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To: Kaslin

Why did Hillary and Obama use American taxpayer funded facilities, personnel, equipment and funds to overthrow the government of Libya? This article states that Hillary and Obama supported and supplied Al Qaeda to overthrow the government of Libya. Isn’t Al Qaeda our enemy? What if FDR had helped Hitler overthrow Switzerland? Isn’t this treason?


18 posted on 01/08/2014 7:08:58 AM PST by blueunicorn6 ("A crack shot and a good dancer")
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To: rdcbn; Kaslin
Incomprehensible?

Obama’s plan is unfolding just as he planned it.

It’s just incomprehensible to Americans that they twice elected a President who is working for Al-Qaeda

The scary part is not that the President is doing this its that the military, the intelligence agencies, the State Department, and most of CONgress is going along with this.

19 posted on 01/08/2014 7:10:55 AM PST by Count of Monte Fisto (The foundation of modern society is the denial of reality.)
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To: FReepers

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20 posted on 01/08/2014 7:15:52 AM PST by DJ MacWoW (The Fed Gov is not one ring to rule them all)
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To: frog in a pot

I was always waiting to head north, but those orders never came.


21 posted on 01/08/2014 7:23:13 AM PST by onedoug
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To: dmz

You raise many important questions. Each of the answers will involve a concept that includes our continuing presence and some degree of restructuring, just as was required in Japan and Germany after WWII. Otherwise, as we can see today in Anbar province, we almost certainly will be unable to effectively correct the problem.

You and I no doubt agree that we should never sacrifice American lives piecemeal for no more than a short-term and obviously incomplete solution and then expect the problem to correct itself.


22 posted on 01/08/2014 7:26:56 AM PST by frog in a pot ("To each according to his need..." -from a guy who never had a real job and couldn't feed his family)
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To: Kaslin

If this latest deliberate action with Fallujah and Ramadi were an aberration with this administration, we could call it stupid. Sadly, the motive behind this destruction of our national security interests is consistent with everything else Obummer is doing. It conforms perfectly to a much, much more sinister and deliberate agenda. Yet, this “in your face” treason is depressingly dismissed with disingenuous terms like stupid or ignorant. These euphemisms only provide a cheap excuse for not calling the acts treason and criminal. Even if no one wants to take any action against this WH traitor, we need to be honest and call him and his actions what they really are.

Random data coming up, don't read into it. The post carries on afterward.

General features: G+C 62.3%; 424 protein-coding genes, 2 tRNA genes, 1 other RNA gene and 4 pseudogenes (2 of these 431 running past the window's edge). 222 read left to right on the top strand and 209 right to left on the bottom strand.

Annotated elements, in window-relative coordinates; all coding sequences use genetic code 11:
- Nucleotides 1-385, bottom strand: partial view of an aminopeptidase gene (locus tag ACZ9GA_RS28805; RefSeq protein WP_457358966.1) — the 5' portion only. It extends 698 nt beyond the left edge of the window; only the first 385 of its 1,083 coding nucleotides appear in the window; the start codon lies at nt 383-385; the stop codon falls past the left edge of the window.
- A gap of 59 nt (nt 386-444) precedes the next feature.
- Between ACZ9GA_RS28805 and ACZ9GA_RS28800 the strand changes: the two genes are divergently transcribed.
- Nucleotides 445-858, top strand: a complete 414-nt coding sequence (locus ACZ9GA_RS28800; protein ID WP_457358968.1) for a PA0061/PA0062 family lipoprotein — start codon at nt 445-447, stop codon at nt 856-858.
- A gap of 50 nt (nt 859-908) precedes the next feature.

23 posted on 01/08/2014 7:29:08 AM PST by iontheball
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To: Don Corleone

Yep.


24 posted on 01/08/2014 7:32:12 AM PST by Blue Collar Christian (Vote Democrat. Once you're OK with killing babies the rest is easy. <BCC><)
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To: Count of Monte Fisto; rdcbn; Kaslin
It’s just incomprehensible to Americans that they twice elected a President who is working for Al-Qaeda

Al-CIAda is a Western operation. Saudi intel works for the CIA. Well, really it works for the masters of the CIA, the US/UK financial elites. This is why the Bush family and the Saudis are such great friends, because the Bush family is a family that works for the masters.
25 posted on 01/08/2014 7:33:34 AM PST by PieterCasparzen (We have to fix things ourselves)
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To: onedoug
... but those orders never came.

Perhaps for the better, and certainly for the better in your case.

For those that may not know, we did what we could in VN over the years at great cost and with the always present potential of igniting a much wider conflict. When it appeared SVN was secure, we relied on the accords.

Thereafter, our intention was to continue to at least remotely support SVN, particularly in the face of any breach of the accords but the leftists in our government, of course, prevented that.

26 posted on 01/08/2014 7:53:48 AM PST by frog in a pot ("To each according to his need..." -from a guy who never had a real job and couldn't feed his family)
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To: frog in a pot

I was still ready. But if one will not go after communists, they will certainly sweep in on all one knew and loved.

Just look at us today.


27 posted on 01/08/2014 8:05:15 AM PST by onedoug
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To: Kaslin
...a strategic surrender of the entire U.S. foreign policy conception for the last 50 years.

I'm calling BS on that assertion. 50 years ago, our foreign policy conception was containment of the Soviet Union, period. What's more since that policy became moot with our victory in the Cold War, the U.S. was on the same side as Al Qaeda in the Balkans in the 1990's giving Sunni Islamists an airforce first in Bosnia then in Kosovo (and still supports the KLA -- AQ's Albanian arm -- in the theft of Kosovo from Serbia) and in central Asia, supporting the Chechens diplomatically. It's only for the past 12 year that the U.S. has actually had a half-hearted anti-Al Qaeda policy thanks to their ingratitude expressed in the 9/11 attacks.

28 posted on 01/08/2014 9:30:51 AM PST by The_Reader_David (And when they behead your own people in the wars which are to come, then you will know...)
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To: dmz

Sarcasm, but it’s what I’m hearing from a few talking heads. Obviously, neither they nor their children will be going, and it’s all on the national credit card, so why not?


29 posted on 01/08/2014 10:05:06 AM PST by Wolfie
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To: Wolfie

Missed the sarcasm. My bad.


30 posted on 01/08/2014 10:16:55 AM PST by dmz
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To: Kaslin
[Art.] “....these guys just threw it all away.”

Exactamundo-bump.

"These guys" are Communists and they hate us, is why.

31 posted on 01/08/2014 2:06:36 PM PST by lentulusgracchus
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Read later


32 posted on 01/10/2014 11:34:32 PM PST by CovenBuster (Bustin' up liberal covens from coast to coast)